Dr. Jennifer White is an Associate Professor in the Department of Entomology at the University of Kentucky. She received her PhD in Ecology evolution and behavior from the University of Minnesota. Afterwards, Jen completed a postdoctoral fellowship at the University of Arizona. Jen is with us today to tell us all about her journey through life and science.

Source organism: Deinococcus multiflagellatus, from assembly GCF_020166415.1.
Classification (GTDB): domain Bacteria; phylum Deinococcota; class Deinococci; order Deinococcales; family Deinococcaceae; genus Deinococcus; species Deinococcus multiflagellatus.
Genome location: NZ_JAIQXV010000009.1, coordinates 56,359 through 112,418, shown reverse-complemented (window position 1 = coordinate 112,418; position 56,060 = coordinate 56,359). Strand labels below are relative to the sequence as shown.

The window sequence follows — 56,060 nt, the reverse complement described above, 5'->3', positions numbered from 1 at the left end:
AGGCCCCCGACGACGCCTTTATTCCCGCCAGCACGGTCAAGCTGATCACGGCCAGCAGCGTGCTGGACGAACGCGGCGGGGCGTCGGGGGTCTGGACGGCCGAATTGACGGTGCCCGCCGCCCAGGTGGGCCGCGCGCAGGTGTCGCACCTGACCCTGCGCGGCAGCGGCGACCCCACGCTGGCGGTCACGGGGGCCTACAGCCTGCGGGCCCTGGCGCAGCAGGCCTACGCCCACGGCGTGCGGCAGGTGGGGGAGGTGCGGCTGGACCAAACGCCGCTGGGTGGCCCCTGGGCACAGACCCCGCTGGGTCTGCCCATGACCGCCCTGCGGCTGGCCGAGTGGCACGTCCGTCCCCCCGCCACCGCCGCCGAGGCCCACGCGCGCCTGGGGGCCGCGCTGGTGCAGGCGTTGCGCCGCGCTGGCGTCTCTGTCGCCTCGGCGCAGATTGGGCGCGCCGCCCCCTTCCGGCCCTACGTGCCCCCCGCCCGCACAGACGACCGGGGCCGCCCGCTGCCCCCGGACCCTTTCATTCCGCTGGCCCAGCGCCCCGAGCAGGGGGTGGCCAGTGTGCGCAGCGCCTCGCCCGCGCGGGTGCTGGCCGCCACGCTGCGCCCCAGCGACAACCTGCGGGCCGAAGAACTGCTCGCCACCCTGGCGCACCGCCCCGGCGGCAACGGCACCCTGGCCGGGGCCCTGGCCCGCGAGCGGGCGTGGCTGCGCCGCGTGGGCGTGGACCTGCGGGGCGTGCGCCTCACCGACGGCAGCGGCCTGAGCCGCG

Jen’s research focuses on the ecological and behavioral ramifications of bacterial endosymbiont infection in insects. In particular, she is interested in exploring the consequences of endosymbiont infection within the context of introduced species and biological control. Maternally-inherited bacterial endosymbionts are common among arthropods. Some symbionts are obligate and mutualistic, providing their hosts with nutrients or performing other essential functions in their hosts. Other symbionts are “facultative”, without which hosts can survive and potentially thrive. In recent years, it has become increasingly evident that these facultative symbionts can have major effects on their host’s biology, including: manipulation of host reproduction, influencing dispersal, affecting host plant choice, changing host temperature tolerances, altering fecundity, and providing defense against parasitoids, fungi, and viruses. These effects, in turn, have the potential to influence the ecological interactions between infected hosts and other members of the community. For example, an aphid that is infected by a symbiont that protects against parasitism may be harder to control biologically, and more likely to reach pest outbreak status, than an uninfected aphid. Yet studies that address these ecological effects of bacterial symbionts in the field are practically nonexistent. The ultimate goal of Jen’s research program is to test the importance of bacterial symbionts in driving pest/enemy interactions in the field.